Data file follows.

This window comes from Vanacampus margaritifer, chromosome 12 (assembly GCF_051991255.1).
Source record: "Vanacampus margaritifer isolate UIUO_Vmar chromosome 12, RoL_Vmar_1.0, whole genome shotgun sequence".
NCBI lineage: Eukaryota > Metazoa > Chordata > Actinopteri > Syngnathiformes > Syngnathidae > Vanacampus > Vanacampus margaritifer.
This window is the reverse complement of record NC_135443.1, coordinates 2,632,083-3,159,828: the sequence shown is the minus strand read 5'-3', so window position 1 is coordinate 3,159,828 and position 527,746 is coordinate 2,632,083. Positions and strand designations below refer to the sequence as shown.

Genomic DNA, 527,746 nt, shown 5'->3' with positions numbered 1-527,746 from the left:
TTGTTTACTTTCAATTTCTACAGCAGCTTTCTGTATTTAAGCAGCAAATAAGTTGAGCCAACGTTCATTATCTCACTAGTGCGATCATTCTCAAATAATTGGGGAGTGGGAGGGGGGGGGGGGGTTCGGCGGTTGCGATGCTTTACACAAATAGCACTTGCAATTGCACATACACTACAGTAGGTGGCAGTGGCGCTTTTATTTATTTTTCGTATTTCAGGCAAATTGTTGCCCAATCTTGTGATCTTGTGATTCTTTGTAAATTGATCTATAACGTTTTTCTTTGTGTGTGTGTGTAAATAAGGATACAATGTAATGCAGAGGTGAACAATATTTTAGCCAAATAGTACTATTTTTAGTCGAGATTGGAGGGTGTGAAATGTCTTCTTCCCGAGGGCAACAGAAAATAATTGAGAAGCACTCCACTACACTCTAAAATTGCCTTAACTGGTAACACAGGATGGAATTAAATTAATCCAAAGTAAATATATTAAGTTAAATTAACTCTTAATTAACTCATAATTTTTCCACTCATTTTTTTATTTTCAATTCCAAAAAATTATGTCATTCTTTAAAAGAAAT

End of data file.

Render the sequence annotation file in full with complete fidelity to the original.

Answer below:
This window comes from Vanacampus margaritifer, chromosome 12 (assembly GCF_051991255.1).
Source record: "Vanacampus margaritifer isolate UIUO_Vmar chromosome 12, RoL_Vmar_1.0, whole genome shotgun sequence".
NCBI lineage: Eukaryota > Metazoa > Chordata > Actinopteri > Syngnathiformes > Syngnathidae > Vanacampus > Vanacampus margaritifer.
This window is the reverse complement of record NC_135443.1, coordinates 2,632,083-3,159,828: the sequence shown is the minus strand read 5'-3', so window position 1 is coordinate 3,159,828 and position 527,746 is coordinate 2,632,083. Positions and strand designations below refer to the sequence as shown.

Genomic DNA, 527,746 nt, shown 5'->3' with positions numbered 1-527,746 from the left:
TTGTTTACTTTCAATTTCTACAGCAGCTTTCTGTATTTAAGCAGCAAATAAGTTGAGCCAACGTTCATTATCTCACTAGTGCGATCATTCTCAAATAATTGGGGAGTGGGAGGGGGGGGGGGGGTTCGGCGGTTGCGATGCTTTACACAAATAGCACTTGCAATTGCACATACACTACAGTAGGTGGCAGTGGCGCTTTTATTTATTTTTCGTATTTCAGGCAAATTGTTGCCCAATCTTGTGATCTTGTGATTCTTTGTAAATTGATCTATAACGTTTTTCTTTGTGTGTGTGTGTAAATAAGGATACAATGTAATGCAGAGGTGAACAATATTTTAGCCAAATAGTACTATTTTTAGTCGAGATTGGAGGGTGTGAAATGTCTTCTTCCCGAGGGCAACAGAAAATAATTGAGAAGCACTCCACTACACTCTAAAATTGCCTTAACTGGTAACACAGGATGGAATTAAATTAATCCAAAGTAAATATATTAAGTTAAATTAACTCTTAATTAACTCATAATTTTTCCACTCATTTTTTTATTTTCAATTCCAAAAAATTATGTCATTCTTTAAAAGAAAT